Disclaimer: Most of the characters and situations in this story belong to Alliance Atlantis, CBS, Anthony Zuicker and other entities, and I do not have permission to borrow them. No infringement is intended in any way, and this story is not for profit. All others belong to me, and if you want to borrow them, you have to ask me first. Any errors are mine, all mine, no you can't have any.

Spoilers: through Season 8

Note, if you are unspoiled for the episode: character death!

This one is for gsrsaragil, because it was her plotbunny, and because she asked.


Somehow he'd ended up in the chapel. That wasn't surprising; what was slightly disturbing was that he couldn't remember arriving there. He'd just focused his eyes, finally, and seen the carefully nondenominational altar before him.

Images kept kaleidoscoping through his head. Greg's face streaked with tears; Catherine's mouth open in a soundless cry of horror; Nick falling to his knees. And the pavement beneath his own feet, the distance taking far too long to shrink no matter how fast he ran.

His hands felt slightly sticky. He looked down, and noted absently that the nurse hadn't managed to clean all the blood from between his fingers. The cuffs of his jacket were saturated, and there were drips and splashes soaked into his pants, stiff and dry now. Biological hazard, he thought flatly, and didn't care.

He'd seen this kind of thing before, far too many times to count. It was his job, after all. He'd even seen it with people he knew.

But not like this. Never a friend.


Catherine had been right all along, and damn him for refusing to admit it.

It had been Nick who had heard the shot. Nick who had called out, whose shout had brought Catherine from the door of her car, Greg and himself from their conversation about Old Las Vegas out under the streetlight. And it was Nick who lay now with his head pillowed in Catherine's lap, crushed into sleep by desperate grief. She had been stroking his hair mechanically, her eyes glazed and empty, staying calm only because there was someone who needed her.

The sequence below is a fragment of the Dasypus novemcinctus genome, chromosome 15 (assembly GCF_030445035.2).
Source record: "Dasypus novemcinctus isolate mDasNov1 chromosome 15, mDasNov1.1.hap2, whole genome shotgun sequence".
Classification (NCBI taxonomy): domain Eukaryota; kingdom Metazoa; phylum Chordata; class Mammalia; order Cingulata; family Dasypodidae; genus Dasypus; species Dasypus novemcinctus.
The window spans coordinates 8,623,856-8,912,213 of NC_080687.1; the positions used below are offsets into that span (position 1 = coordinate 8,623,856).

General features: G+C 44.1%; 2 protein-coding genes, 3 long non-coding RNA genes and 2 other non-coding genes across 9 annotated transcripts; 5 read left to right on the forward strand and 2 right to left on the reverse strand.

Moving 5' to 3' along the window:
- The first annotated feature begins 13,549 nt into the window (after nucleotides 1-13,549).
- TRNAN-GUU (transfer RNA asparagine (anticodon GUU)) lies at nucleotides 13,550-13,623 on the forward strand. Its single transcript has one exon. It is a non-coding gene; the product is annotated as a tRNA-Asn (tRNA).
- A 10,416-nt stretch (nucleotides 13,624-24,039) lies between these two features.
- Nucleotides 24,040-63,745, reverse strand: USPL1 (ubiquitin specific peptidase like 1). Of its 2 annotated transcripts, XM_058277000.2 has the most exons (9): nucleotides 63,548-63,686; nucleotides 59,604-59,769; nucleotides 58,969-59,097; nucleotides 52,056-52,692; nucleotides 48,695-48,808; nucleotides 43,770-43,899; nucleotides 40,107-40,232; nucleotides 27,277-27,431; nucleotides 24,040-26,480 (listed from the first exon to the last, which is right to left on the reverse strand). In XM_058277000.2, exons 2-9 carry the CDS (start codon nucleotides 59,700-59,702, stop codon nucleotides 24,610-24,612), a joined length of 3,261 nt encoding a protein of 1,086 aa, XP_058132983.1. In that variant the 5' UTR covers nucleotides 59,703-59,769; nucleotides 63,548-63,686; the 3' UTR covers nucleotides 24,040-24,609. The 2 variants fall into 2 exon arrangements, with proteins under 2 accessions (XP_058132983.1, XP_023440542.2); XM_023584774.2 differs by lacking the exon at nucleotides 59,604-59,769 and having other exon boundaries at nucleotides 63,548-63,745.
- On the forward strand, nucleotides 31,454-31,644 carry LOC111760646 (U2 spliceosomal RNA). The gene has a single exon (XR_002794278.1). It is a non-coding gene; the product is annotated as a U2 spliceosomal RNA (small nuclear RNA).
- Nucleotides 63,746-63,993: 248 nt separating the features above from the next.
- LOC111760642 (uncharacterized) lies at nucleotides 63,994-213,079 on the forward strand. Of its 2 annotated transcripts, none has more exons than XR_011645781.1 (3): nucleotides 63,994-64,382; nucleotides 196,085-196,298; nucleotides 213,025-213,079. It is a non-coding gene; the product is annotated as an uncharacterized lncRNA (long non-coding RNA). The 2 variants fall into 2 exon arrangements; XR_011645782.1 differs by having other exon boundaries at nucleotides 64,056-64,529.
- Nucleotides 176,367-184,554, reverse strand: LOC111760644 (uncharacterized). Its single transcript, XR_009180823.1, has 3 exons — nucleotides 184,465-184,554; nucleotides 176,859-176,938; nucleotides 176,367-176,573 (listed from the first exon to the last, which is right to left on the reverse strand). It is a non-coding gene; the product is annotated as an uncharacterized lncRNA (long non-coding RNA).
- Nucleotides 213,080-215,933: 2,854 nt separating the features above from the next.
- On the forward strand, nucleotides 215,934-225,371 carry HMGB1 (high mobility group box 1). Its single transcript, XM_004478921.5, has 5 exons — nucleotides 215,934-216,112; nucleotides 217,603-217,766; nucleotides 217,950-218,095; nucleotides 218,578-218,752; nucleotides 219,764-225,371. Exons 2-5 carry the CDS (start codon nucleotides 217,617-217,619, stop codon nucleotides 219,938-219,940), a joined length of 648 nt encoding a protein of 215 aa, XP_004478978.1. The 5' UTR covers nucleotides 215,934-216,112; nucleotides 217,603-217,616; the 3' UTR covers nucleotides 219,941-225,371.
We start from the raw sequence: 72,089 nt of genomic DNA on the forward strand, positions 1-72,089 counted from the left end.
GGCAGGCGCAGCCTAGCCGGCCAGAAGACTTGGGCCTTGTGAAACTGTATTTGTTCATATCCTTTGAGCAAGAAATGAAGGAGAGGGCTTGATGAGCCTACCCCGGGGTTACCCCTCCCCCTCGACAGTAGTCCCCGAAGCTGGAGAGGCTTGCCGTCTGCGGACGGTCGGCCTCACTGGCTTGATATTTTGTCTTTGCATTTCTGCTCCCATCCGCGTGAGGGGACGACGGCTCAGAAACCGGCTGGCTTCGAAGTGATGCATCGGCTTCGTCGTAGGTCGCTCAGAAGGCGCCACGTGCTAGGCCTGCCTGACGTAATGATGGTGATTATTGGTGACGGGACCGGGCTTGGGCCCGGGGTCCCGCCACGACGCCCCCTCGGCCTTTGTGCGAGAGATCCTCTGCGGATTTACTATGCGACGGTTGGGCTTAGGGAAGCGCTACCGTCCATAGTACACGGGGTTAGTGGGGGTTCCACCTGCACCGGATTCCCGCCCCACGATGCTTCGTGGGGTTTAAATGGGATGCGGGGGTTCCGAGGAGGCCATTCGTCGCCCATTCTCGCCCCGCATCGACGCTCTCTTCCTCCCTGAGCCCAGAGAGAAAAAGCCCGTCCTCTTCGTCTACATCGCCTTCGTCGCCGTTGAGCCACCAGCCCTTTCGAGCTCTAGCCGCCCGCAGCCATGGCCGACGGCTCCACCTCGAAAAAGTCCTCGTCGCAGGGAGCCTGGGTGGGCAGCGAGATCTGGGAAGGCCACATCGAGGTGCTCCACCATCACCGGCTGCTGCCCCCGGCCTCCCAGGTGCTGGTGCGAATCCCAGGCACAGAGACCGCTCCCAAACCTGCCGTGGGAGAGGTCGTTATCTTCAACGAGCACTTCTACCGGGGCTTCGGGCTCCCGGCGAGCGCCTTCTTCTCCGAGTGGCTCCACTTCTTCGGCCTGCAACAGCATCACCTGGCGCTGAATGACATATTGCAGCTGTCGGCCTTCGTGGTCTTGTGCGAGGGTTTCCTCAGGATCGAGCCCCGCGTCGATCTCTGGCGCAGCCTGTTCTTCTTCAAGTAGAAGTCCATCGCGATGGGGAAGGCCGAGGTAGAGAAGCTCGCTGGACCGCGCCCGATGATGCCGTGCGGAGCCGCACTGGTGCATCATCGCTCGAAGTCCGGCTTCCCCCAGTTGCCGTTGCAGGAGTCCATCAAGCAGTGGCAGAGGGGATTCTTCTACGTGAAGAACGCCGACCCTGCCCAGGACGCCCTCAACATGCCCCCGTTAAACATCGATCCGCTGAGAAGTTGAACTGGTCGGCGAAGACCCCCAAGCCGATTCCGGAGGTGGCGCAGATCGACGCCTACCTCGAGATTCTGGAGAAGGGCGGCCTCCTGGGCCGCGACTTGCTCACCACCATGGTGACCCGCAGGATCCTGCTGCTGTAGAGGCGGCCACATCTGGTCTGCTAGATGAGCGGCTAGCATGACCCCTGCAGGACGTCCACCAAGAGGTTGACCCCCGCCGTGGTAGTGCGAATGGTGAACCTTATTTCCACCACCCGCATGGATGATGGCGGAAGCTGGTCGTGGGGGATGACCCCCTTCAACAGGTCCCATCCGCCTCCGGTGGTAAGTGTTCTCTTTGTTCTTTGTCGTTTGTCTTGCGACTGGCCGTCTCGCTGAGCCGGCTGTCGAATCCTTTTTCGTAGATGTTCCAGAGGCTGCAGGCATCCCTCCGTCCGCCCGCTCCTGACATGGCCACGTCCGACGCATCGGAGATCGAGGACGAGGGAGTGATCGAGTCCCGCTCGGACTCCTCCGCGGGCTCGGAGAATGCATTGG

It had been Greg who had taken control, asking the questions, making the calls to the lab, drawing on a strength that he rarely showed. But his voice had been as hollow as Catherine's eyes, his shoulders stooped as if by the weight of many years.

He couldn't remember leaving them behind. He couldn't even recall how long he'd been sitting in this small, hushed room with its odor of sanctity and its bland impersonality. He could only be grateful that there was no one else there to be traumatized by his appearance, or to irritate him with questions or offers of help--

The door opened.

He refused to look around. It was bad manners to disturb someone in a chapel, so he didn't look around, holding as still as a hunted animal in a thicket. Go away. Just go away--

The carpet was too plush to allow the sound of footsteps, but his body knew her scent, and as she slid into the chair next to him something in him loosened, opening to her as to no one else. An involuntary reflex; it always had been.

"Gil," she said, barely more than a whisper, and he looked up to meet eyes spilling over with mourning, but it wasn't until her fingers touched his cheek that he realized he was crying too.

It had been four decades since he'd allowed someone to offer him anything more than nominal comfort. But he could no more resist Sara's arms going around him than he could deny Warrick's death, and he clung to her and wept with loss--for a sundered life, for a promise unfulfilled, for a shattered family.

For all the things that had gone unspoken yet known; for the bright flame, gone.

For himself. And for all of them.

Sara didn't pull away, or try to soothe; she cried with him.

The only one who could, and would. The only one who could understand.

When the limp calmness of wrung-out grief overtook them, she had tissues in her bag, and pulled them out to repair the damages. Grissom let her wipe his face dry and mutter over the blood on his hands, and then he took a fresh one and blotted away the salty streaks on her skin.

"Greg called you?" he asked, his voice hoarser than he expected.

She shook her head, her hands stroking down his arms as if she had to feel him under her palms. "Brass."

"Ah." Grissom stuffed the damp tissues into his pocket, then leaned forward and kissed her, soft and slow and gentle. "Not that I'm not glad you're here...but how did you get here so fast?"

The corner of her mouth twitched; it might have been a smile in better circumstances. "Friend of a friend with a Cessna."

He nodded, not surprised by her resources. "He...Warrick--" he began, and choked a little.

Sara shook her head, and hugged him, hard. "Let's go home," she said to his shoulder. "We can talk there."

"All right." Grissom pressed her close. "Hank will be delighted."

She sniffled, half amusement and half sorrow, and let him go. "Come on."

Holding her hand was the natural state of things. Grissom followed her down the aisle, planning on calling the others to let them know he was heading home, then paused at the door. "Sara...how did you know where I was?"

She glanced back at him, one hand on the knob, her eyes wide and dark and loving. "Where else would you be?"

The only one who did understand.

Grissom nodded again. Warrick was gone, and things would never be the same. But...

He tightened his grip on her hand, and took her home.